Such fallibility has passed my own lips however, I am not running for President of the United States. The person that sits in the hot seat of this universe needs to choose his or her words carefully. Not only did McCain give a back-handed insult to Obama, he insulted every Arab. Way to go Johnny Maverick. Ya might wanna see if Joe the Plumber will take you on as an apprentice because your blunders are landing harder than a caribou hit between the eyes with a 30-ought-six round nose.

Saturday, October 18, 2008

Breaking the Stepford Mold

As promised in my Oct. 14 blog, solutions to the educational crises in America are available. One of the struggles is bureaucracy in the national educational system. The rest of the world is changing yet schools are stagnant in their efforts to challenge, stimulate and prepare kids for the future.
I came across “The Ron Clark Story,” a movie about one educator who dared to make a difference. By watching the special features on the DVD, I learned that the story was pretty close to real life and it prompted me to do more research online.
Ron Clark is originally from Aurora, NC and after teaching there several years, he heard that teachers were needed in Harlem. He packed up, moved to New York and managed to find a position at an elementary school. The principal was hesitant, but Ron took the worst class in school and by the end of the year, their test scores were the best in the school, exceeding the gifted and talented class.
After winning Disney’s Best Grade 3-6 Teacher Award and National Best Teacher award in 2000, he was invited to the Oprah Winfrey Show. Producers in Los Angeles saw the show and contacted Ron to make a movie about his story. Ron also wrote “The Essential 55” based on rules in the classroom that hit the best seller list. The rules address issues for getting along in the classroom, teach respect and lead kids to perform better in school.
With the proceeds from the book, he opened The Ron Clark Academy in Atlanta which will be a model for charter schools across the nation. He will have visitors from around the world to see innovative ideas for teaching. Looking at the list of board members is like reading a “Who’s Who” directory.
I highly recommend the movie to anyone interested in better education. For a glimpse into the academy visit

ConvergeSouth '08

Far from being a part of the flock, the participants at ConvergeSouth 2008 are definately herders. A newbie to blogging, this was my first experience at a related conference and my head is still spinning. I'll be spending a great deal of time catching up to the technology and people that I met. Perhaps this has put me in the category of "ewe" but I'm glad to be following these folks! Definately NOT a baaaaad experience.

Wednesday, October 15, 2008

Stepford Schools

I can be picky to a fault. If something doesn’t look right, I’ll point it out or ask about it. Remember the “Emperor’s New Clothes” and how everyone was ooohing and ahhhing over the guy’s fine threads until the kid yelled out, “He’s not wearing anything!” I prefer a more subtle approach and try not to be rude but if something is bared before me, it’s got my attention.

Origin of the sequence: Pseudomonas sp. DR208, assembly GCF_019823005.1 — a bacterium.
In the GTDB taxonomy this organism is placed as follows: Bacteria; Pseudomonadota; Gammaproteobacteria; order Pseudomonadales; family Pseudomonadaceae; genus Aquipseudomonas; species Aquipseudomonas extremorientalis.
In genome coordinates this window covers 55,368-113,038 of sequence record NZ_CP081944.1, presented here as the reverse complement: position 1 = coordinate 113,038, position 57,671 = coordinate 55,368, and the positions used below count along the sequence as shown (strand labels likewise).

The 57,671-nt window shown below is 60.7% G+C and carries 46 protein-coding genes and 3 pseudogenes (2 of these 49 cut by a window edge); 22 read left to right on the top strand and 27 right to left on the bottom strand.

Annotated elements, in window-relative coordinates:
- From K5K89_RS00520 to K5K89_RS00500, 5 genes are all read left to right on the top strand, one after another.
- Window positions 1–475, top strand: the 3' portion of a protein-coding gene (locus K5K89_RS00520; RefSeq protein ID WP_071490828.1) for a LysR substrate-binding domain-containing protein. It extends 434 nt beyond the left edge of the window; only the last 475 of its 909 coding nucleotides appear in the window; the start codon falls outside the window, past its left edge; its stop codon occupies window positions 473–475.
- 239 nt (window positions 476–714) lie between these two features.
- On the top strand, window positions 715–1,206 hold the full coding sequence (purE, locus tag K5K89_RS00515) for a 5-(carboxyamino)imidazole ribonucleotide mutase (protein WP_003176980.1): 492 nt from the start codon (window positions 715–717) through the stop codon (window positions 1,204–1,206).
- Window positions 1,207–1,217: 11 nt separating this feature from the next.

I submitted my resume for the local school system’s consideration – I know, I’m crazy but that’s another subject. Part of the pre-employment brouhaha includes going to a website to take the Haberman Star Teacher questionnaire. By answering 50 questions, this analyzes a person’s durability as a teacher, ability to handle situations and other enlightening skills and abilities. This site describes the 10 dimensions assessed and I found a couple of them worthy of discussion.

The first one is “persistence.” To paraphrase, the test can determine if a potential teacher can work with kids who have behavioral and learning problems on a daily basis for 180 days. The description alone is enough to make a person turn and run!

Another dimension is the ability to “Survive in a Bureaucracy.” The whooshing sound is the red flag whizzing by your ear as it runs up the pole. This interesting point “predicts the likelihood that the respondent will be able to function as a teacher in large, depersonalized organization.” (sic)

No matter how you break this one down, the stench is the same – Schools have become robotic and bureaucratic, embracing the educators that can put up with it. What happened to seeking teachers who are creative, innovative and independent? I suppose if a teacher can tolerate restrictive and unbending administration, the problem kids are a piece of cake.

I must offer kudos to the one that developed this assessment. They managed to design a tool that seeks perpetuators of the biggest problem in schools and recognized that school systems actually want these people! Even better, they charge money for administering the online test. I thought drug dealers were the only ones that knew how to sell you something that is bad for you and make you believe it’s what you want.

Don’t despair – there are innovative and exciting people making huge changes in our educational system. Check baaaaack for solutions in my next entry.

And how did I do on this test you ask? I haven’t taken it yet because the sign-in information the school system gave me is incorrect!